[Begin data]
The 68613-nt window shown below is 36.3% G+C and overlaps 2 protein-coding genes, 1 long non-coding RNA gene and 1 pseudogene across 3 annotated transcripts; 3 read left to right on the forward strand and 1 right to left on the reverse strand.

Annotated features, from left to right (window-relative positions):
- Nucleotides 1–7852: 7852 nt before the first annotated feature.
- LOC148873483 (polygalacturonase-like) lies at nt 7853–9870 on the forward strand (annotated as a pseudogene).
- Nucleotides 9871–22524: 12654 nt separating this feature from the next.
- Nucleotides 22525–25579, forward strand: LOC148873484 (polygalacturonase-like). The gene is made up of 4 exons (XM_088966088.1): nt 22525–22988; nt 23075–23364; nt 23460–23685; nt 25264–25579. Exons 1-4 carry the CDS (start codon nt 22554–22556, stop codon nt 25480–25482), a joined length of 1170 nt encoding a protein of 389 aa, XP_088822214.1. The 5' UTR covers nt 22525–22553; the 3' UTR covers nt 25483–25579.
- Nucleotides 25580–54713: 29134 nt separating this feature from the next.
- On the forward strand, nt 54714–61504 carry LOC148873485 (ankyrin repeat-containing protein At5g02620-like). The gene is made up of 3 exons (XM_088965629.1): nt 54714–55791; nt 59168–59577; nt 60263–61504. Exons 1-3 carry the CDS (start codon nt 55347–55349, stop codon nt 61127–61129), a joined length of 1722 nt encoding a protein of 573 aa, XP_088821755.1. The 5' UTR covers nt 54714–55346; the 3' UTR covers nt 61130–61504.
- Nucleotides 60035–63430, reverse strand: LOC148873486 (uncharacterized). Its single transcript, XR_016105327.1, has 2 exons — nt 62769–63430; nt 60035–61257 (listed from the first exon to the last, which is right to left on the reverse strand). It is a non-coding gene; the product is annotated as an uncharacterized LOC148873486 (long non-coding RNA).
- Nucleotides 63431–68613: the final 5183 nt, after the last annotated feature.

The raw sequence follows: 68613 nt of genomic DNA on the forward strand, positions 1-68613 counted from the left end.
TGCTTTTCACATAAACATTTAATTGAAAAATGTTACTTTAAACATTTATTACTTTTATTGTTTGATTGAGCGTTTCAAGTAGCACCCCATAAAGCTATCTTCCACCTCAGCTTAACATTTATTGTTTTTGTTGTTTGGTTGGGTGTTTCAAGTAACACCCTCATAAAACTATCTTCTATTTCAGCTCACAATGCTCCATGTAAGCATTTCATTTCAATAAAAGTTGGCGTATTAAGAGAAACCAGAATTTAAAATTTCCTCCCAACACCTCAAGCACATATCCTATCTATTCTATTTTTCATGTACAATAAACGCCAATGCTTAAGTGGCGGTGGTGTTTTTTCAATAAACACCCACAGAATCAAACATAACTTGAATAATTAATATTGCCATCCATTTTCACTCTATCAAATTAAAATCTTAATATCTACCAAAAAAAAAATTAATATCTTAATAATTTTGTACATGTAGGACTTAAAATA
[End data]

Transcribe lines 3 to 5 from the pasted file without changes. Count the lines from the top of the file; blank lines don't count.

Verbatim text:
- Nucleotides 1–7852: 7852 nt before the first annotated feature.
- LOC148873483 (polygalacturonase-like) lies at nt 7853–9870 on the forward strand (annotated as a pseudogene).
- Nucleotides 9871–22524: 12654 nt separating this feature from the next.